No disrespect to algal biofuels which are the other exciting possibility for transport. However, if I have understood it correctly, algal biofuels are, in very crude terms, a method of making diesel out of sunlight, rather than petrol out of electricity. Given that a large issue with increasing renewables input to our electricity system is the difficulty of balancing instantaneous supply & demand, a method of utilising the surplus to produce an easily-stored transport fuel which can be distributed through existing fuel supply infrastructure is a pretty exciting possibility, however remote it sounds at present.

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    • Tim: for the mass production of algal biofuels sunlight is indeed the intended energy source. However, you could also use surplus renewable electricity to produce algal biofuels (by powering lights which grow the algae). Similarly, you can store the energy as hydrogen (though this is a less useful product as you need specialised engines to handle hydrogen).

      Using surplus electricity to grow algae will have its greatest attractions on islands using wind (or wave) power as their main method of generating electricity and where diesel generators are used as the back up. Surplus electricity produced at night can be used to produce algae that can be turned into biodiesel. The efficiency isn’t great (about 10%) but the process requires very little in the way of fancy technology and is easily scaleable.

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      • Is it my imagination or would this be a brilliant ‘fit’ with the existing skills base, facilities and demand on Islay? – especially with the upcoming tidestream turbines in the Sound of Islay (and the price of island petrol and diesel)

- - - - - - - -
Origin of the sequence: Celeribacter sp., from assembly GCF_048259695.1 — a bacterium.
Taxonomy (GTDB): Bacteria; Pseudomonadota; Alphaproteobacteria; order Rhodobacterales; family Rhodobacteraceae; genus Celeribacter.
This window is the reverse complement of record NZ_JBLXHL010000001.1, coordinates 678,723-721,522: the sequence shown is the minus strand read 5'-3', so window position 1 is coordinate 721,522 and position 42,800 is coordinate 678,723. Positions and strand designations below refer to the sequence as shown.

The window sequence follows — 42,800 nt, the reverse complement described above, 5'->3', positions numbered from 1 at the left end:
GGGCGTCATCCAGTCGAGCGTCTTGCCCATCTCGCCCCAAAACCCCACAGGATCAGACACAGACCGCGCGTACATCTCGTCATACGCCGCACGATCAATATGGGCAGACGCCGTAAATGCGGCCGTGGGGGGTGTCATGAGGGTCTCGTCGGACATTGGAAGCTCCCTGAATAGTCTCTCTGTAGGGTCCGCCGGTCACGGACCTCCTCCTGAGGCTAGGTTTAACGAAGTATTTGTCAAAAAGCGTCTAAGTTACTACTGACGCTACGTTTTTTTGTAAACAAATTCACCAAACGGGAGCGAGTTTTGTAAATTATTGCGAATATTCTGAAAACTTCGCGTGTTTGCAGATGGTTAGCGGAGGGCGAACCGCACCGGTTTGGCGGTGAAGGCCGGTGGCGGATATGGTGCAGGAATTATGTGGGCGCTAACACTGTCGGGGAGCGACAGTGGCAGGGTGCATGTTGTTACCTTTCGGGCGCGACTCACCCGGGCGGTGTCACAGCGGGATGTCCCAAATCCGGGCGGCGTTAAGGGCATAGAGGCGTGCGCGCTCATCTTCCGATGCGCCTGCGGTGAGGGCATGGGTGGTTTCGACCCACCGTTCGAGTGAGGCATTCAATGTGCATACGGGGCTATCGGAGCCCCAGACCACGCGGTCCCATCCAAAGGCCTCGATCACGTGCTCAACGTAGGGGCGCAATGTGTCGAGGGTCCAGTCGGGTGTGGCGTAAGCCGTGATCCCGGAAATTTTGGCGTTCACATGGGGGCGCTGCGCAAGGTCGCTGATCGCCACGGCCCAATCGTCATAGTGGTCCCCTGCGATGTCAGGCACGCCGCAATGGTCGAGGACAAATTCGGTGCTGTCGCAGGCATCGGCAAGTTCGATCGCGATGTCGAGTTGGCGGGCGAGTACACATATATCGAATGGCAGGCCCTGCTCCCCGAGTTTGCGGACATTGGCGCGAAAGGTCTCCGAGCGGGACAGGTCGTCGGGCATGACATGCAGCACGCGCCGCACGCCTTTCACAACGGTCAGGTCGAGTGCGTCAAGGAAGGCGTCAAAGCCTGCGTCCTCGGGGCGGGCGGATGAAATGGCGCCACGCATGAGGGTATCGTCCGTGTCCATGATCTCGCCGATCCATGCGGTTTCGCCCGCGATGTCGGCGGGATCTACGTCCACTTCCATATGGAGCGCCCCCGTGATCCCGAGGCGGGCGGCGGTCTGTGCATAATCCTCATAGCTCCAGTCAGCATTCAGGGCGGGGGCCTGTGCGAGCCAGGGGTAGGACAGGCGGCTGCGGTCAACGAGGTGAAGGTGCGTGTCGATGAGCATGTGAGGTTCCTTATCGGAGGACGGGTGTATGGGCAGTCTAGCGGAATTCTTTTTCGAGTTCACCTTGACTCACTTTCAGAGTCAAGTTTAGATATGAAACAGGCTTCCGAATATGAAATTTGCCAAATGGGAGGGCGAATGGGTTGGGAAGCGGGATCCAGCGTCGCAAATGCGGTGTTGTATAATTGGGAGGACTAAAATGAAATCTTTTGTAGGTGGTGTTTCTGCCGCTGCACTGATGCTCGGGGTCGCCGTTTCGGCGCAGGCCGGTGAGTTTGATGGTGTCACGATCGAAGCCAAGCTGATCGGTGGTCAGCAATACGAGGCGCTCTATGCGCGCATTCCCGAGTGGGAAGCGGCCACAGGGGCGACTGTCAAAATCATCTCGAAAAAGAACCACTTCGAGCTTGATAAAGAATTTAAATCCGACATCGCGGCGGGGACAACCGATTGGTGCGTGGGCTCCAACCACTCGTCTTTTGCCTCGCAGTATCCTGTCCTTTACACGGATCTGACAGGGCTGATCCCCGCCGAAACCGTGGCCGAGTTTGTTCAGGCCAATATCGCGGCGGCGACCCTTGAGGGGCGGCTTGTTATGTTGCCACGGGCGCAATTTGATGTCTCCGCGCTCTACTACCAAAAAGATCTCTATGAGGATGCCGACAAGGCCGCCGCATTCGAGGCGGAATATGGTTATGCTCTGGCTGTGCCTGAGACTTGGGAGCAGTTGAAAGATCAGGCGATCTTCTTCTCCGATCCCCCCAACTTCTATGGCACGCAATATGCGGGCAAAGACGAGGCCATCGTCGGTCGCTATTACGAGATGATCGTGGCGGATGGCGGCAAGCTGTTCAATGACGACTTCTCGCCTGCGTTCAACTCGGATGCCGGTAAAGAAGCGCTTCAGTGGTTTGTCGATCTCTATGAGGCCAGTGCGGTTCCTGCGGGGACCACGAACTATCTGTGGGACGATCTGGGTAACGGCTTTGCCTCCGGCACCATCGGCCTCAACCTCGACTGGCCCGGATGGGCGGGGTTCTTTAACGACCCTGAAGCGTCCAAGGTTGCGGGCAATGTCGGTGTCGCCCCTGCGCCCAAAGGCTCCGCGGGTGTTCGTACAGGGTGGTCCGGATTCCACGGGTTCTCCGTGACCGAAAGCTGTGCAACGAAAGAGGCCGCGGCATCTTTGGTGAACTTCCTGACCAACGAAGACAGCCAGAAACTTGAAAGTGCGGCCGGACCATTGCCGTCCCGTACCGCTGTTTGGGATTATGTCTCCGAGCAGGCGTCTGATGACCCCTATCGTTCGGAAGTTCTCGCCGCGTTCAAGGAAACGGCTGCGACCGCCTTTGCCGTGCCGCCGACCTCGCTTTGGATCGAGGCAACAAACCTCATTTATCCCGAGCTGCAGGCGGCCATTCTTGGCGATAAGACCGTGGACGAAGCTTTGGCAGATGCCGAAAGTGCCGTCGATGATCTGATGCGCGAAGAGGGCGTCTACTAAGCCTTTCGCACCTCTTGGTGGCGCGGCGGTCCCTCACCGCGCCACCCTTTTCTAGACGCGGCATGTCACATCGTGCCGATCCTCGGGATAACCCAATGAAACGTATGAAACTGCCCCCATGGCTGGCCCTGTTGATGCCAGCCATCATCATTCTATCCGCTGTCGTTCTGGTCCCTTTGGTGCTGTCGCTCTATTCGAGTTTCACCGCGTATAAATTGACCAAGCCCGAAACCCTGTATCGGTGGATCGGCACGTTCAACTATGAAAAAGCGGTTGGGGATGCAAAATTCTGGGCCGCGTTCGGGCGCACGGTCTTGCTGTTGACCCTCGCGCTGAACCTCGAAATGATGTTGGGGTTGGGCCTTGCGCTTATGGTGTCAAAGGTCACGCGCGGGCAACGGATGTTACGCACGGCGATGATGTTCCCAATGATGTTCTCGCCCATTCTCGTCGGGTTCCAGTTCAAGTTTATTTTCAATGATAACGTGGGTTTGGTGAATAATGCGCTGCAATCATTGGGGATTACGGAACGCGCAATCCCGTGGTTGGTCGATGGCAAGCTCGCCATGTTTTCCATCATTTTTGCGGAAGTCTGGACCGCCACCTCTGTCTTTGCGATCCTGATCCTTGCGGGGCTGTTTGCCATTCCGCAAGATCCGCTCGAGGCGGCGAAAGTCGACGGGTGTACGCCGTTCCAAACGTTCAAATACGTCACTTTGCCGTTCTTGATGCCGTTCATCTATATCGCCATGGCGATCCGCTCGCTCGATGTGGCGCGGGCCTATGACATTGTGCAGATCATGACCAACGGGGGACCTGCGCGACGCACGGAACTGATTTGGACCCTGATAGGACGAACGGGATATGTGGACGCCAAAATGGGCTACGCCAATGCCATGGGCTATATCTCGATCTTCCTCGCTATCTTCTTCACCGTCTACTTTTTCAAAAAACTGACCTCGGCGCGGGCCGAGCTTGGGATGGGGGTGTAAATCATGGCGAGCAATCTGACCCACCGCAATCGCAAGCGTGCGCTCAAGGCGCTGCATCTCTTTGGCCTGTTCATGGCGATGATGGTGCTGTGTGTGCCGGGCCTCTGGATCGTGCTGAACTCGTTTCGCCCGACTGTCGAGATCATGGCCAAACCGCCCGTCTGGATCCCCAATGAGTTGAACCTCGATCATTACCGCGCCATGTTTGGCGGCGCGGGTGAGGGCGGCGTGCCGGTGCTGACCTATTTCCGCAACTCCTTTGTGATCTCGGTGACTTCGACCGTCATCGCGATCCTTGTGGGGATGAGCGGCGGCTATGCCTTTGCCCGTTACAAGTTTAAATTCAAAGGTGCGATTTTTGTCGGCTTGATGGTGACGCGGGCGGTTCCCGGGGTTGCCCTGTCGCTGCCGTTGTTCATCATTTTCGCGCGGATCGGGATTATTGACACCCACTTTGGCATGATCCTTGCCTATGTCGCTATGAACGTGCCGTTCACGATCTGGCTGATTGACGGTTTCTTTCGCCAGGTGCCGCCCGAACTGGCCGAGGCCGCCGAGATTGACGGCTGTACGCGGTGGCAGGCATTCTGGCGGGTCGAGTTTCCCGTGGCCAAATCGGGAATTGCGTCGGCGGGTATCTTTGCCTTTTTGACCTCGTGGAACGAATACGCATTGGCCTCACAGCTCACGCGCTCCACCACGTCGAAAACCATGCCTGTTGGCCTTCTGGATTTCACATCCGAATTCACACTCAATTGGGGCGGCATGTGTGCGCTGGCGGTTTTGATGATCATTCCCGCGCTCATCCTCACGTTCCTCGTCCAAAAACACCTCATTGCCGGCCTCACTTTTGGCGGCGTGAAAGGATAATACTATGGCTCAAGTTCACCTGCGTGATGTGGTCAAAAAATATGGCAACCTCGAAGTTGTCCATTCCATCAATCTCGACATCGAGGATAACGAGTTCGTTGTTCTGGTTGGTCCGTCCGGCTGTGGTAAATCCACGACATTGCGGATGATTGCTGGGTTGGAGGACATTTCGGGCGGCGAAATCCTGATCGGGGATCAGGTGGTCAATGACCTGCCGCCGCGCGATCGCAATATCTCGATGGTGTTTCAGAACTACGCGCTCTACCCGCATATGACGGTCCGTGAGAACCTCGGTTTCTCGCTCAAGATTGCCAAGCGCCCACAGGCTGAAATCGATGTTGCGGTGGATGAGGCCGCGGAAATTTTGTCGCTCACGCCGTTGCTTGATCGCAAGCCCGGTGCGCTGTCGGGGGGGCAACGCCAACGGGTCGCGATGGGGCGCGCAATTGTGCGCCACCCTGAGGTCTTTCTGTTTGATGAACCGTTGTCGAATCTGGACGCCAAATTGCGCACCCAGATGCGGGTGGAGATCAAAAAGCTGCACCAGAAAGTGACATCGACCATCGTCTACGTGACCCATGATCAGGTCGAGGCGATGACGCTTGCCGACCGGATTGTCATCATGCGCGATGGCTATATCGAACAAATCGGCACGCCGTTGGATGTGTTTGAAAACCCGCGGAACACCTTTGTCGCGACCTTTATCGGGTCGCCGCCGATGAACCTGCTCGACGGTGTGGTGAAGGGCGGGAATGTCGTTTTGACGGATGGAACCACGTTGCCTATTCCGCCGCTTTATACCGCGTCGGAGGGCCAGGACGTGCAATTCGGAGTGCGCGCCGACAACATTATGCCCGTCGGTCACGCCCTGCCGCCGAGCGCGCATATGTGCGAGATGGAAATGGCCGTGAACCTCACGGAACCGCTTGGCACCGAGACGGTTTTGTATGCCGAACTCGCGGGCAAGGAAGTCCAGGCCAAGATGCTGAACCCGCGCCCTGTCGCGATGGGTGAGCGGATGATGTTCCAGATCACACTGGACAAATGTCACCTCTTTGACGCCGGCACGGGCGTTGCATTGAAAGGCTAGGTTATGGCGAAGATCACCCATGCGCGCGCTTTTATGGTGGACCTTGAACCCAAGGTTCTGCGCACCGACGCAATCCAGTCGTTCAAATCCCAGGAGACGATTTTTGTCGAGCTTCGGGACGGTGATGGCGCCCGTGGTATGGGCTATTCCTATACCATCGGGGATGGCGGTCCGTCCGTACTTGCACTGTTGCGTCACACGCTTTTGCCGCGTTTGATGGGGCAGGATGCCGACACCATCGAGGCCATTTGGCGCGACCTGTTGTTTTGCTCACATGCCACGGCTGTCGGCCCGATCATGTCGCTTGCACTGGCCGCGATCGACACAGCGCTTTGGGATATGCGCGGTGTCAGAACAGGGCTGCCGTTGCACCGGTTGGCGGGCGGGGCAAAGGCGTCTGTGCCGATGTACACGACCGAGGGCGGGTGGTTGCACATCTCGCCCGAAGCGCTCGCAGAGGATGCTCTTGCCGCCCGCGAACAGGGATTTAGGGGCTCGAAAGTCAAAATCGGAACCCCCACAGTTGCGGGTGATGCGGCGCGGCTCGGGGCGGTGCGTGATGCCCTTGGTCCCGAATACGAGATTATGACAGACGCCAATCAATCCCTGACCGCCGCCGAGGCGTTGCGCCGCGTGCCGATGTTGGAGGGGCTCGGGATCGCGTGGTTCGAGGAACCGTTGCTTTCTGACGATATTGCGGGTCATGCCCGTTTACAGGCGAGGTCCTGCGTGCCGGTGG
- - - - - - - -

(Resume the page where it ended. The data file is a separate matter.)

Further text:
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  8. This all boils down to energy returned on energy invested (EROEI) as other posters have commented, and given that energy costs money, there is also the question of whether it would ever make economic sense. True, there may be niche applications but that is not the same as being a universal solution to transport needs.

    You also have to consider the process over the whole cycle. Electric motors are very efficient at turning energy into useful work (moving a car), whereas combustion engines are much less so, so further energy losses will be incurred in the use of the fuel.

    Unless we find ourselves in a world with limitless renewable energy the ‘convenience’ of this solution will not justify the costs, financial or environmental.

    So we have a renewable energy solution which may work technically but could be described as ‘costly and inefficient’ – where on FA have we heard that accusation levelled? Against wind turbines perhaps?

    In any event it is only as ‘renewable’ as the energy source used to deliver it.